Note to others who are planning shelf layouts - contemporary advice is to limit the shelf depth to 24 inches.  I ignored this advice, and today came to regret it.  Three hours hunched over trying to reach the back of a 3-foot deep shelf is too much, my back is killing me!

Enough rambling, let's get to the photos...

Friday, November 11, 2011

Blue Ribbon Buckets

Fun night at the Twin Cities Division meeting last night.  The gears are turning over the possibility of building an N-Trak module.  I picked up some great info on handlaying turnouts.  The highlight of the evening was capturing first place in the modeling contest with my Boxcar Full O' Buckets.  Truly a big surprise for such a simple project!

Sunday, November 6, 2011

Needs Horsepower

The title says it all.  This thing needs horsepower.

This is the first non-rail vehicle built for the layout, a horse-drawn delivery wagon.  It's one of the Highway Miniatures kits that I bought for 50 cents a piece.  Even better, with the exception of the wheels, I now know how to scratchbuild more of them.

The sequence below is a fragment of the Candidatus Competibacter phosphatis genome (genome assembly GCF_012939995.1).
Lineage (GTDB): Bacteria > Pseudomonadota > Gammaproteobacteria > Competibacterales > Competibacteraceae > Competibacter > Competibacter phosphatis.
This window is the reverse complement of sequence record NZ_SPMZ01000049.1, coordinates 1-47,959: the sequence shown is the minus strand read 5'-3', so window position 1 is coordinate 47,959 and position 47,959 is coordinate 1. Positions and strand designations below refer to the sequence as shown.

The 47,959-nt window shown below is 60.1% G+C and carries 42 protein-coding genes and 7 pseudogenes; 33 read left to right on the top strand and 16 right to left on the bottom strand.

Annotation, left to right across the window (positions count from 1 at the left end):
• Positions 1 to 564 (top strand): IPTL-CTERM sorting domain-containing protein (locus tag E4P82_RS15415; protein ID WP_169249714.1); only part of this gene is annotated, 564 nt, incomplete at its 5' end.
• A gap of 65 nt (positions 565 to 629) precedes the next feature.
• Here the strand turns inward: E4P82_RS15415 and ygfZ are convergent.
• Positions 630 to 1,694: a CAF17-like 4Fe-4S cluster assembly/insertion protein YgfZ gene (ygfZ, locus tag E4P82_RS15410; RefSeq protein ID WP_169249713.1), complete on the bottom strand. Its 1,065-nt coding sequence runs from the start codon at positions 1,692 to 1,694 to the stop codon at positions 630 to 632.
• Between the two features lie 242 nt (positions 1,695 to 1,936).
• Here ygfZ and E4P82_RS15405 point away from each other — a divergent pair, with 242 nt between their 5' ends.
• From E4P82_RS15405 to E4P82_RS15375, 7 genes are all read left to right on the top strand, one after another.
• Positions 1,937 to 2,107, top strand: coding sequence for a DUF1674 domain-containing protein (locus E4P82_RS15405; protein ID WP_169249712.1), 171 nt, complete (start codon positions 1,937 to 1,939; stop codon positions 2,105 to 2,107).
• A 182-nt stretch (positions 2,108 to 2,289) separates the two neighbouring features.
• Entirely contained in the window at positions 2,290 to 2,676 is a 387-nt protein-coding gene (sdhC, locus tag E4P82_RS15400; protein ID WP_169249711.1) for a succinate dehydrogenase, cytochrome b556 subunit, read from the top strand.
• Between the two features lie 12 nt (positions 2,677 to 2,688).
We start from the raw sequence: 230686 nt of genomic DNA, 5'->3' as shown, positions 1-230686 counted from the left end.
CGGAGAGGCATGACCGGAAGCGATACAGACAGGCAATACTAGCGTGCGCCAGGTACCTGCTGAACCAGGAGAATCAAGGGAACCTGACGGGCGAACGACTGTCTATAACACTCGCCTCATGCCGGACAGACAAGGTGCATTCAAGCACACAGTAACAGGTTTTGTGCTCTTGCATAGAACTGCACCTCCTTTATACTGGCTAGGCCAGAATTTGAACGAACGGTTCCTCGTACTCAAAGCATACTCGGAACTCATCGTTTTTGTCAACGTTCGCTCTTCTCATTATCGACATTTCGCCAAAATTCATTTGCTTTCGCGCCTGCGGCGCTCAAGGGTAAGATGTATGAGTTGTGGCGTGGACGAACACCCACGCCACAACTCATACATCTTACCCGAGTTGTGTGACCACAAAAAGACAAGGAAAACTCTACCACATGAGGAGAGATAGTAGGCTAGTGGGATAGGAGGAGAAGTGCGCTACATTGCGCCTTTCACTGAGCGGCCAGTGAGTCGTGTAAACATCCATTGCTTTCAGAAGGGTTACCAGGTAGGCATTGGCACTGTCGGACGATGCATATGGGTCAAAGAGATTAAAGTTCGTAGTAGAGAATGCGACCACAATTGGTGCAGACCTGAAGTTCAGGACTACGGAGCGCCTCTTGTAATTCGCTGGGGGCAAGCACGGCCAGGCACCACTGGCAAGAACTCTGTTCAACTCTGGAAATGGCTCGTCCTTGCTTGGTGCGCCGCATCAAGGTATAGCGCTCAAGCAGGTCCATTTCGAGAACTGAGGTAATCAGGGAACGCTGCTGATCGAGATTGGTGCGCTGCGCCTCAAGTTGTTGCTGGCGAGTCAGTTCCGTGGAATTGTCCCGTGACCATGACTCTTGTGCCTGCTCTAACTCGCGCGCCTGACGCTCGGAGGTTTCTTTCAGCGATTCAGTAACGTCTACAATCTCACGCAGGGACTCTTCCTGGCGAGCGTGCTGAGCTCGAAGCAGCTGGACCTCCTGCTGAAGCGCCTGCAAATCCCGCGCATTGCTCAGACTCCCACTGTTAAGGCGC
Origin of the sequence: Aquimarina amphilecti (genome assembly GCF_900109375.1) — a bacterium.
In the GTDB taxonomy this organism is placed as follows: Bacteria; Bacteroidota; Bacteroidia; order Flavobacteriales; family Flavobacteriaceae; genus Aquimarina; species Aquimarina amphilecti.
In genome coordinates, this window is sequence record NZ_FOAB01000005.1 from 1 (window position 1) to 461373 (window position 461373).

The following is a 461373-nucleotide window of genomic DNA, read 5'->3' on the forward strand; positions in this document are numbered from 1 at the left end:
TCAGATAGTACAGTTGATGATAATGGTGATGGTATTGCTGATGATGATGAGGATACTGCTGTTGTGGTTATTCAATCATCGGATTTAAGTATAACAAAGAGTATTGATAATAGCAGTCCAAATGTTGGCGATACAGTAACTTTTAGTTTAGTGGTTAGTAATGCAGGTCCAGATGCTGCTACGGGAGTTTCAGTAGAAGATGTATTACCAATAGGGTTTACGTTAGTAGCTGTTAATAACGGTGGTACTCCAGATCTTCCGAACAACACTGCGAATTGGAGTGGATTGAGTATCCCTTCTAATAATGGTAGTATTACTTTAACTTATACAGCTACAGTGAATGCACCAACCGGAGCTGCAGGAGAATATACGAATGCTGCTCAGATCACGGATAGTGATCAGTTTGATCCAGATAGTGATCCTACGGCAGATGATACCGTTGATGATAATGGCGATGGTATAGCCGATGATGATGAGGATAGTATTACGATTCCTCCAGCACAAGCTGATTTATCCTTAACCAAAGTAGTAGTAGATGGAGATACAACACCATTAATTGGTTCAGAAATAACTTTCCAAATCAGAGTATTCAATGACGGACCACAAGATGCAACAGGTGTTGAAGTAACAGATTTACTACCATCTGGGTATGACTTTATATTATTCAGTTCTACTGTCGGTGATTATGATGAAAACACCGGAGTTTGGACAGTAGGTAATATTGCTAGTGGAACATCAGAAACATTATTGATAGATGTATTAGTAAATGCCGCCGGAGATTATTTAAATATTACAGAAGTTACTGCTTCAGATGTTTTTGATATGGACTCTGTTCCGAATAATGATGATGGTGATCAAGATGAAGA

Here are a couple of staged shots, with the wagon posed next to the boxcar full o' buckets.  Now I just need to find a horse...

Friday, November 4, 2011


Way back, almost a year ago, I mentioned that I was searching for some era-appropriate vehicles for the layout.  At a recent train show/sale, I found a guy selling some really old kits, perfect for my needs.  The best part?  He wanted 50-cents a piece for them!  They're old resin kits, but I have no doubt that I can turn them into some great little vehicles.  Also, it turns out that the company (or at least the brand) still exists, and there are several other vehicles available.